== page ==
Witnessing Christ through Ethical Leadership

The mission of God’s people is to witness to the truth, justice, and love of Jesus Christ in their local context. When church leaders practice things contrary to these principles, their witness risks becoming scandalous. Over the past two years or so, we have seen examples in the #MeToo and #ChurchToo movements among Western churches. As one article in this issue quotes, “A good use of power always reflects Christ-likeness, while a misuse or abuse of power bears the name of Christ but not his likeness.”[1] This summer issue of ChinaSource Quarterly focuses on the topic of leadership ethics among the growing churches in China. A few thoughtful Chinese Christians share their observations.

Researcher, Mary Li Ma, notes that the readership of media content on spiritual abuse within the church has been on the rise, showing the evident relevance of this topic. She addresses why this side of reality should not be neglected, even during a more restrictive phase for churches in China. Ma also addresses the common causes of power abuse in this local context, including communicative, demographic, political, cultural, and theological factors. Towards the end of her article, she provides ethical principles for church leaders and foreign Christian workers.

New media ministry leader, Jerry An, discusses the lessons of leadership failure in Western churches. He challenges Chinese church leaders to walk the extra, needed miles beyond the existing models of leadership, either focusing on “influencing” the upstream or “serving” the downstream. Such strategies are idealistic and do not always work consistently. As leaders immersed in a very authoritarian culture, Chinese pastors need a more sober view of themselves.

Witnessing Christ in communist China may be cross-cultural, but few people can resist the temptation to eagerly swim with the tide of gaining “Christian influence” through means provided by secular society. “The renewal of individual life and collective culture is a slow process; it needs patience and humility.” Jerry An points out that Christian character is best revealed “by how we face ‘our badness.’” In the end, he reckons that the rise of a new media and technological environment may become even more challenging to paternalistic leadership.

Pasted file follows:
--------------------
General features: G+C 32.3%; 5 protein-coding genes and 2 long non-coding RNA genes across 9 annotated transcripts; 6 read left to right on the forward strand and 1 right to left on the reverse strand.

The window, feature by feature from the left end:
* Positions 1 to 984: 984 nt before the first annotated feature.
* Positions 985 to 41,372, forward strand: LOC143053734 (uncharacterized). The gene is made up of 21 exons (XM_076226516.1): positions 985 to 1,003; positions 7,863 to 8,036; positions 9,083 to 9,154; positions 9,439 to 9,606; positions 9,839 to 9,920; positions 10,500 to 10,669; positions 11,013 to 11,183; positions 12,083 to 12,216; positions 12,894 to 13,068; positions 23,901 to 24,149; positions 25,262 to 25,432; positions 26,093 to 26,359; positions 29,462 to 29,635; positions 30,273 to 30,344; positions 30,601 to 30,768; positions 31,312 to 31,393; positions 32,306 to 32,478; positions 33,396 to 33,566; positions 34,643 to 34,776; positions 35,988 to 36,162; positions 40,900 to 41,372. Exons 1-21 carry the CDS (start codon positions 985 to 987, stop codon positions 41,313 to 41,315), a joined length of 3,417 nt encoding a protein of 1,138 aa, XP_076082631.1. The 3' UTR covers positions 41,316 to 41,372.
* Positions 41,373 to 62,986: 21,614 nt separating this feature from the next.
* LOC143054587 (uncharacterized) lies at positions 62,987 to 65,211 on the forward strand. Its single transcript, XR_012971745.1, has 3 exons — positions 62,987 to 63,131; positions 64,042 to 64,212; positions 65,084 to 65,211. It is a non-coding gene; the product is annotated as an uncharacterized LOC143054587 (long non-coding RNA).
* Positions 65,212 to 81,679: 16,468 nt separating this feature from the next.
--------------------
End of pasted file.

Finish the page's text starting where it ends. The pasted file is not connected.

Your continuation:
With regard to the formation of governance structures (institutionalization 建制化), LI Jin reviews how Western churches and their counterparts in China traveled contrary trajectories. While the Western church has outgrown its institutionalized phase, churches in China are just beginning to rebuild their structures of governance. Although churches in China embrace institutionalization as a new and promising thing for expansion of Christian influence, LI cautions against its potential risks. He also observes that the post-Christendom West may have projected its hope for Christian influence on churches in China where some leaders interpret the role of the church as being in a pre-Christian Rome. However, the hunger for influence may breed the abuse of power when churches have few accountability structures. In the end, LI also discusses some emerging theological confusion in the area of ecclesiology.

In his article, Sam Ren dissects a particular phenomenon in Chinese churches which he calls “spiritualized political correctness.” A case study is given as an example to show how this internal cultural norm plays out in the church. Ren then analyzes three causes of this “strong form of legalism”: (1) long-term marginalization of churches in China; (2) low-cost maintenance of the Christian faith; (3) a need for certainty as a way to cope with rising uncertainty and changes in Chinese society. The result is an assembly-line type of Christianity ripe with opportunities for abuse of power by pastors.

Pastor Jeshurun Lin wrote a review of the historical novel, The Apostates, by Christian writer, Shi Wei. The novel is based on events around the Watchman Nee controversies during the 1950s in China. The ChinaSource team translated and summarized the book review providing an overview of how the story unfolds. The review includes Lin’s own reflections on the role of a pastor and the dangers of power abuse.

Last, but not least, ChinaSource president, Kerry Schottelkorb, writes about the need for leaders to walk in the light. He reflects on how a pastor’s identity is often caught between “doing” things for God and “being” his humble follower. Church leaders ought to stay vigilant about the temptation of spiritual pride lest it turn their witness against them before God.

In the Resource Corner, we provide a few links to Christian psychologist and #MeToo advocate Diane Lanberg’s talks on power and authority in the church.

It is our sincere hope that this issue of ChinaSource Quarterly will inform you about current dynamics in the Chinese church. May God help us to stay vigilant together even as the night grows darker.


  1. ^ Diane Langberg, “Power, Deception, and the Church,” A Plenary Speech at the American Association of Christian Counselors (AACC) National Conference, Dallas, 2018, https://www.youtube.com/watch?v=ncii2Hf3ouQ
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LI Jin

LI Jin

LI Jin is a PhD student at Calvin Theological Seminary. Prior to seminary he was a PhD candidate in economic history at a Shanghai university. He writes on Christian thought for both public and Christian media outlets in mainland China and Hong Kong. LI Jin and  wife Mary Li Ma have coauthored articles, book …View Full Bio

Mary Li Ma

Mary Li Ma

Mary Li Ma (MA Li) holds a PhD in sociology from Cornell University. Currently a research fellow at the Henry Institute of Christianity and Public Life at Calvin University, Dr. Ma and her husband LI Jin have coauthored articles, book chapters, and are the authors of Surviving the State, Remaking the Church: …View Full Bio